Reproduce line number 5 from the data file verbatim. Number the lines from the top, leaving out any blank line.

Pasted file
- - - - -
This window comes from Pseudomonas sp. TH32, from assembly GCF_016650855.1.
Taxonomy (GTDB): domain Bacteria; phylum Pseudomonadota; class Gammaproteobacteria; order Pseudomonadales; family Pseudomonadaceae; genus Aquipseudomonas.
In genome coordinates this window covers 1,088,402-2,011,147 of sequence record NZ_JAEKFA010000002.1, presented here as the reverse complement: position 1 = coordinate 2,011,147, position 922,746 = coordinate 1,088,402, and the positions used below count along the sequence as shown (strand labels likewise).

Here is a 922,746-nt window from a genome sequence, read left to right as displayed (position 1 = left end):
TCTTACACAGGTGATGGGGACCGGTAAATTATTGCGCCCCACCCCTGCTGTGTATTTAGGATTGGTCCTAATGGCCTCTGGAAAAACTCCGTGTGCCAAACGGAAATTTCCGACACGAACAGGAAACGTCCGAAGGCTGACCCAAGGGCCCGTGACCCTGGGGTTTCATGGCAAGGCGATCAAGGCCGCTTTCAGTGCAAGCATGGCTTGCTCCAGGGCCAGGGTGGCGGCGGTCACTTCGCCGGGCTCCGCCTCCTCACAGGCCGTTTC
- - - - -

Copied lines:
TCTTACACAGGTGATGGGGACCGGTAAATTATTGCGCCCCACCCCTGCTGTGTATTTAGGATTGGTCCTAATGGCCTCTGGAAAAACTCCGTGTGCCAAACGGAAATTTCCGACACGAACAGGAAACGTCCGAAGGCTGACCCAAGGGCCCGTGACCCTGGGGTTTCATGGCAAGGCGATCAAGGCCGCTTTCAGTGCAAGCATGGCTTGCTCCAGGGCCAGGGTGGCGGCGGTCACTTCGCCGGGCTCCGCCTCCTCACAGGCCGTTTC